Made Right Here: House of Minerva
Updated On: Feb 27 2012 07:40:20 PM CST
Kate Elfatah says her mother always told her she should have become an engineer.
"Whenever I read people's instructions, I'm like, there's definitely an easier way," said Elfatah.
Lately, she's writing her own instructions for "how to succeed in the fashion business."
Even though she first picked up a needle and thread at the tender age of 10, turning her passion for design into a paycheck hasn't been easy.
"I actually went to school for design. I wound up getting married, having children at a young age," said Elfatah. "I got into the insurance industry and did that for almost 16 years."
Elfatah re-connected with her creative side with the help of her second husband.
"He told me to quit my job and do my passion," she said.
And so, last year the House of Minerva was born.
"Minerva is actually the Roman goddess of poetry, music, arts and crafts," Elfatah explained. "We make handbags, totes, clutches, cosmetic bags, children's clothing, baby ware and aprons for both adults and children."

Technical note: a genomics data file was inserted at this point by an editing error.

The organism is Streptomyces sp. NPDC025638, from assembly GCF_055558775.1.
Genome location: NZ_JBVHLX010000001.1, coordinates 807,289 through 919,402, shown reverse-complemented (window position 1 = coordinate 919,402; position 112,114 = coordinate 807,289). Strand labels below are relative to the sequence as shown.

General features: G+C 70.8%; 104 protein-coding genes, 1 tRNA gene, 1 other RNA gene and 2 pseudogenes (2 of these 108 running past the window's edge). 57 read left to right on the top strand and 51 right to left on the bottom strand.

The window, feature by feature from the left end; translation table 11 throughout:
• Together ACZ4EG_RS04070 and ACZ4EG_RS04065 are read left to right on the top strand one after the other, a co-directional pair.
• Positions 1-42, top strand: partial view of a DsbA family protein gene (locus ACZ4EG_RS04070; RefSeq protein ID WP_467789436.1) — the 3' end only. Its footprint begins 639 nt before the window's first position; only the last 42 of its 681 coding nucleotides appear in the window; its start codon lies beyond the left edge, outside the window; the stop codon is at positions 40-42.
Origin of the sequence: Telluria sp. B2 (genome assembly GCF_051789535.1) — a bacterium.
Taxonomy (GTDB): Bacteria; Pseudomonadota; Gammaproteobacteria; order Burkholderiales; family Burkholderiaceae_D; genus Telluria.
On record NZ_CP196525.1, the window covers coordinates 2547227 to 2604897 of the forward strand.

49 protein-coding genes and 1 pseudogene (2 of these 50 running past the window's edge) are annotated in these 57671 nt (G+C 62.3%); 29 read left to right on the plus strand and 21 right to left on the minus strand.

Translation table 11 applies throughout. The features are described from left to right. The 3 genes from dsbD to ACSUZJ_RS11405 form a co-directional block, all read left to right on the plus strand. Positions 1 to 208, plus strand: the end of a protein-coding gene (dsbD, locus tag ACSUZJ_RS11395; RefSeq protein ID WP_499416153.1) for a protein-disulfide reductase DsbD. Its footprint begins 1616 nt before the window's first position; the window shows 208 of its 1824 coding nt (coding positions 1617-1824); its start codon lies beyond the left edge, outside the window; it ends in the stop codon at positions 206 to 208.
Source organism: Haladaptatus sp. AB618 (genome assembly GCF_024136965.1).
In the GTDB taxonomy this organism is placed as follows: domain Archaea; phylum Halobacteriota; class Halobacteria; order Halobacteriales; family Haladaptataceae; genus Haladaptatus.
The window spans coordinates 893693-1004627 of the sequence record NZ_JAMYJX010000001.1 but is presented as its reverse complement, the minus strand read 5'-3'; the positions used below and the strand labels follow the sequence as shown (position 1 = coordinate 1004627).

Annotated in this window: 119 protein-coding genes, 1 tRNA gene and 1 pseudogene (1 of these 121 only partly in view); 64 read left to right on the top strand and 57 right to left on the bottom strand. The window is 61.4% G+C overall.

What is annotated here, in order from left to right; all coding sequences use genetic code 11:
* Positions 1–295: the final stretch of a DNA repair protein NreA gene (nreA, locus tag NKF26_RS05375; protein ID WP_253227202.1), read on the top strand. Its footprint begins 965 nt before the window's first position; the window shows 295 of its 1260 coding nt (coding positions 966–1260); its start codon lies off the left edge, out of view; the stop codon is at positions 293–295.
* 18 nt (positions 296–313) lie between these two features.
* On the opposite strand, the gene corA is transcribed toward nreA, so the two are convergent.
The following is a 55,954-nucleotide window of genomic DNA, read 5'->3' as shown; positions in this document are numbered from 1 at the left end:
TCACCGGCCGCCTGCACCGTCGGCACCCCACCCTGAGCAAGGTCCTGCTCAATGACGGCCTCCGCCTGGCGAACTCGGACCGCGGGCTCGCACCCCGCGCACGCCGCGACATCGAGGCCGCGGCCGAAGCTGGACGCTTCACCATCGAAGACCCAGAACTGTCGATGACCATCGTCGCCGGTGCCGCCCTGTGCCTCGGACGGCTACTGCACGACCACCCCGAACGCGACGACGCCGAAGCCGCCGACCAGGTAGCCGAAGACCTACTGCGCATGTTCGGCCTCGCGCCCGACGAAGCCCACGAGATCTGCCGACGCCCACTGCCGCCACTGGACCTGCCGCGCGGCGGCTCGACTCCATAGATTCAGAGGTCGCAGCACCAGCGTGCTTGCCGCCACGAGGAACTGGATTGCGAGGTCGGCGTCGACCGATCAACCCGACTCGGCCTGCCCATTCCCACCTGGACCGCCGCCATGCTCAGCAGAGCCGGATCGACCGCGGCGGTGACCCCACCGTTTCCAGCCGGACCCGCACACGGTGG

Elfatah gets some help from her daughter Annabella. Otherwise, she's a one-woman show. She buys her own fabric, designs everything from top to bottom, and measures, cuts, stitches and sews her way through one creation after another at her makeshift shop inside the family's Lower Macungie Township home.
These days, business has been especially brisk, thanks to a pair of high profile invitations.
Elfatah's brightly-colored, retro-inspired wares became "swag bags" for celebrities at the Sundance Film Festival in Utah, and the Academy Awards in California.
"As people entered before they got on the red carpet, they gave them my bag and their picture was taken with it," Elfatah said.
And so the future looks bright for the House of Minerva. Elfatah says she wants to expand from web-based sales to brick and mortar stores that will carry not just her designs, but the handiwork of other independent designers. She is also hoping to help future designers find their niche.
"I would love to teach little girls or little boys how to sew," said Elfatah.
It's all taking shape one stitch at a time.
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